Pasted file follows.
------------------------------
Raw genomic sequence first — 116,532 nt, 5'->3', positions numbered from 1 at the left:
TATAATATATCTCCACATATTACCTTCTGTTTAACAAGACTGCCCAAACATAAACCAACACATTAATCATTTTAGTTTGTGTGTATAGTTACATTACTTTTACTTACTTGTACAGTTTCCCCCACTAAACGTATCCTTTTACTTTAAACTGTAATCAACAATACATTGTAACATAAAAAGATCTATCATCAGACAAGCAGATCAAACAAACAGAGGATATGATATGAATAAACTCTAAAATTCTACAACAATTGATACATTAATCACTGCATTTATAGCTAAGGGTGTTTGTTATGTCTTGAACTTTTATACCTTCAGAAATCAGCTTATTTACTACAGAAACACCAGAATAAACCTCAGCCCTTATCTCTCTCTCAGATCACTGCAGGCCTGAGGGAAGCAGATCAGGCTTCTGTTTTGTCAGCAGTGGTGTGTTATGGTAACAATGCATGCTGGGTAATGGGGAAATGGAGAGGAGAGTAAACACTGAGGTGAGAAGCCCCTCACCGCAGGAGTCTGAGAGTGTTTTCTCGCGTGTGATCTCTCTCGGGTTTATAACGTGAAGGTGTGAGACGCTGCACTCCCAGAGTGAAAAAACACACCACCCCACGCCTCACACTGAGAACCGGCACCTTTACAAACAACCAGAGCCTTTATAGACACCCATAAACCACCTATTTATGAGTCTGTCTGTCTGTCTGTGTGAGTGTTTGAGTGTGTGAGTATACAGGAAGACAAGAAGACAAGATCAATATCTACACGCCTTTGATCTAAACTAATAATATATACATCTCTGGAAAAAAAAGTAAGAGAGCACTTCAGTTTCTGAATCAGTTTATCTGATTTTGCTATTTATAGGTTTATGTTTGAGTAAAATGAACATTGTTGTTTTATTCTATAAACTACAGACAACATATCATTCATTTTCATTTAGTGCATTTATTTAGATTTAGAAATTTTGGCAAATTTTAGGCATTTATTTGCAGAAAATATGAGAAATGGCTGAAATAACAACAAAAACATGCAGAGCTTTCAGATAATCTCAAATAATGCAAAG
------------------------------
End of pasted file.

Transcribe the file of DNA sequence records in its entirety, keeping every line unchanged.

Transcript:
Raw genomic sequence first — 116,532 nt, 5'->3', positions numbered from 1 at the left:
TATAATATATCTCCACATATTACCTTCTGTTTAACAAGACTGCCCAAACATAAACCAACACATTAATCATTTTAGTTTGTGTGTATAGTTACATTACTTTTACTTACTTGTACAGTTTCCCCCACTAAACGTATCCTTTTACTTTAAACTGTAATCAACAATACATTGTAACATAAAAAGATCTATCATCAGACAAGCAGATCAAACAAACAGAGGATATGATATGAATAAACTCTAAAATTCTACAACAATTGATACATTAATCACTGCATTTATAGCTAAGGGTGTTTGTTATGTCTTGAACTTTTATACCTTCAGAAATCAGCTTATTTACTACAGAAACACCAGAATAAACCTCAGCCCTTATCTCTCTCTCAGATCACTGCAGGCCTGAGGGAAGCAGATCAGGCTTCTGTTTTGTCAGCAGTGGTGTGTTATGGTAACAATGCATGCTGGGTAATGGGGAAATGGAGAGGAGAGTAAACACTGAGGTGAGAAGCCCCTCACCGCAGGAGTCTGAGAGTGTTTTCTCGCGTGTGATCTCTCTCGGGTTTATAACGTGAAGGTGTGAGACGCTGCACTCCCAGAGTGAAAAAACACACCACCCCACGCCTCACACTGAGAACCGGCACCTTTACAAACAACCAGAGCCTTTATAGACACCCATAAACCACCTATTTATGAGTCTGTCTGTCTGTCTGTGTGAGTGTTTGAGTGTGTGAGTATACAGGAAGACAAGAAGACAAGATCAATATCTACACGCCTTTGATCTAAACTAATAATATATACATCTCTGGAAAAAAAAGTAAGAGAGCACTTCAGTTTCTGAATCAGTTTATCTGATTTTGCTATTTATAGGTTTATGTTTGAGTAAAATGAACATTGTTGTTTTATTCTATAAACTACAGACAACATATCATTCATTTTCATTTAGTGCATTTATTTAGATTTAGAAATTTTGGCAAATTTTAGGCATTTATTTGCAGAAAATATGAGAAATGGCTGAAATAACAACAAAAACATGCAGAGCTTTCAGATAATCTCAAATAATGCAAAG